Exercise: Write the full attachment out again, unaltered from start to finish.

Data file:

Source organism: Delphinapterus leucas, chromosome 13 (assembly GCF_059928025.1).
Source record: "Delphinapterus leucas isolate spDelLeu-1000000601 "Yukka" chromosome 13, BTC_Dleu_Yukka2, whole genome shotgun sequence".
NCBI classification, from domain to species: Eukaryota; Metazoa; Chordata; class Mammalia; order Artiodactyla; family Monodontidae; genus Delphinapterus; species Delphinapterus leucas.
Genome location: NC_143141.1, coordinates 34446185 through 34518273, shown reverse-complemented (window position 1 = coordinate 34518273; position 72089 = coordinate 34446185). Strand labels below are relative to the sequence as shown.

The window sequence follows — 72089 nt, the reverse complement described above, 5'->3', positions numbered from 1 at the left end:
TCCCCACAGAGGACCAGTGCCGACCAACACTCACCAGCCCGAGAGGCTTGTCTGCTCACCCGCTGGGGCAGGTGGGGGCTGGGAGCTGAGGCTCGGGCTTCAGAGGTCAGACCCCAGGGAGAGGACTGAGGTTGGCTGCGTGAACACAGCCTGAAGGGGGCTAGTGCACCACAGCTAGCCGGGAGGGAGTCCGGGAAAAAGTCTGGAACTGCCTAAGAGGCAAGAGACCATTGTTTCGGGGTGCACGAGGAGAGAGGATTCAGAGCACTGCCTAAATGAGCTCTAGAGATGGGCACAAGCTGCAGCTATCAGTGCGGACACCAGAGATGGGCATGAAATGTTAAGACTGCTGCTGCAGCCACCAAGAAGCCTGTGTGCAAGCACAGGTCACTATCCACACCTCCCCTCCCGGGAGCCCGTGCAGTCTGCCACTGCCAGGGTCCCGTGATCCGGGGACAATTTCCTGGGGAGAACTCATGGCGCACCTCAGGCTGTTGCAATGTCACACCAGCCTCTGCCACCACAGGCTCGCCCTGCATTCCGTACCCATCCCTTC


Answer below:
Source organism: Delphinapterus leucas, chromosome 13 (assembly GCF_059928025.1).
Source record: "Delphinapterus leucas isolate spDelLeu-1000000601 "Yukka" chromosome 13, BTC_Dleu_Yukka2, whole genome shotgun sequence".
NCBI classification, from domain to species: Eukaryota; Metazoa; Chordata; class Mammalia; order Artiodactyla; family Monodontidae; genus Delphinapterus; species Delphinapterus leucas.
Genome location: NC_143141.1, coordinates 34446185 through 34518273, shown reverse-complemented (window position 1 = coordinate 34518273; position 72089 = coordinate 34446185). Strand labels below are relative to the sequence as shown.

The window sequence follows — 72089 nt, the reverse complement described above, 5'->3', positions numbered from 1 at the left end:
TCCCCACAGAGGACCAGTGCCGACCAACACTCACCAGCCCGAGAGGCTTGTCTGCTCACCCGCTGGGGCAGGTGGGGGCTGGGAGCTGAGGCTCGGGCTTCAGAGGTCAGACCCCAGGGAGAGGACTGAGGTTGGCTGCGTGAACACAGCCTGAAGGGGGCTAGTGCACCACAGCTAGCCGGGAGGGAGTCCGGGAAAAAGTCTGGAACTGCCTAAGAGGCAAGAGACCATTGTTTCGGGGTGCACGAGGAGAGAGGATTCAGAGCACTGCCTAAATGAGCTCTAGAGATGGGCACAAGCTGCAGCTATCAGTGCGGACACCAGAGATGGGCATGAAATGTTAAGACTGCTGCTGCAGCCACCAAGAAGCCTGTGTGCAAGCACAGGTCACTATCCACACCTCCCCTCCCGGGAGCCCGTGCAGTCTGCCACTGCCAGGGTCCCGTGATCCGGGGACAATTTCCTGGGGAGAACTCATGGCGCACCTCAGGCTGTTGCAATGTCACACCAGCCTCTGCCACCACAGGCTCGCCCTGCATTCCGTACCCATCCCTTC